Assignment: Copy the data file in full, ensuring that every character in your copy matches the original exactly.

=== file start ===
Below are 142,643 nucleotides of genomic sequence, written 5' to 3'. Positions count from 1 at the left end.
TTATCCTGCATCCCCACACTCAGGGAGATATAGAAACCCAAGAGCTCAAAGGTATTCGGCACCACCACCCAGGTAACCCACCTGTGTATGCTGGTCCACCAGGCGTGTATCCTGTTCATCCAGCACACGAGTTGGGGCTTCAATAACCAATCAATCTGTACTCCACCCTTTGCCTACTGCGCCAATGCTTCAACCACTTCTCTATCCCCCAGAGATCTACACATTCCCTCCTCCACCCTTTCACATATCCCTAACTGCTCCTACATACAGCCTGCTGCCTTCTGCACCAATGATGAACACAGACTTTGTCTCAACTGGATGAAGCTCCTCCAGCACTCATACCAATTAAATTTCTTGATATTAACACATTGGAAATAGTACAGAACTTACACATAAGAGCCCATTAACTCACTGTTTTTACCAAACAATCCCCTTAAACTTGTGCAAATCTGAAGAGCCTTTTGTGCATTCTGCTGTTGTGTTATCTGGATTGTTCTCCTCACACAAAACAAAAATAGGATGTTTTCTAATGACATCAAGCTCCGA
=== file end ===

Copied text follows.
Below are 142,643 nucleotides of genomic sequence, written 5' to 3'. Positions count from 1 at the left end.
TTATCCTGCATCCCCACACTCAGGGAGATATAGAAACCCAAGAGCTCAAAGGTATTCGGCACCACCACCCAGGTAACCCACCTGTGTATGCTGGTCCACCAGGCGTGTATCCTGTTCATCCAGCACACGAGTTGGGGCTTCAATAACCAATCAATCTGTACTCCACCCTTTGCCTACTGCGCCAATGCTTCAACCACTTCTCTATCCCCCAGAGATCTACACATTCCCTCCTCCACCCTTTCACATATCCCTAACTGCTCCTACATACAGCCTGCTGCCTTCTGCACCAATGATGAACACAGACTTTGTCTCAACTGGATGAAGCTCCTCCAGCACTCATACCAATTAAATTTCTTGATATTAACACATTGGAAATAGTACAGAACTTACACATAAGAGCCCATTAACTCACTGTTTTTACCAAACAATCCCCTTAAACTTGTGCAAATCTGAAGAGCCTTTTGTGCATTCTGCTGTTGTGTTATCTGGATTGTTCTCCTCACACAAAACAAAAATAGGATGTTTTCTAATGACATCAAGCTCCGA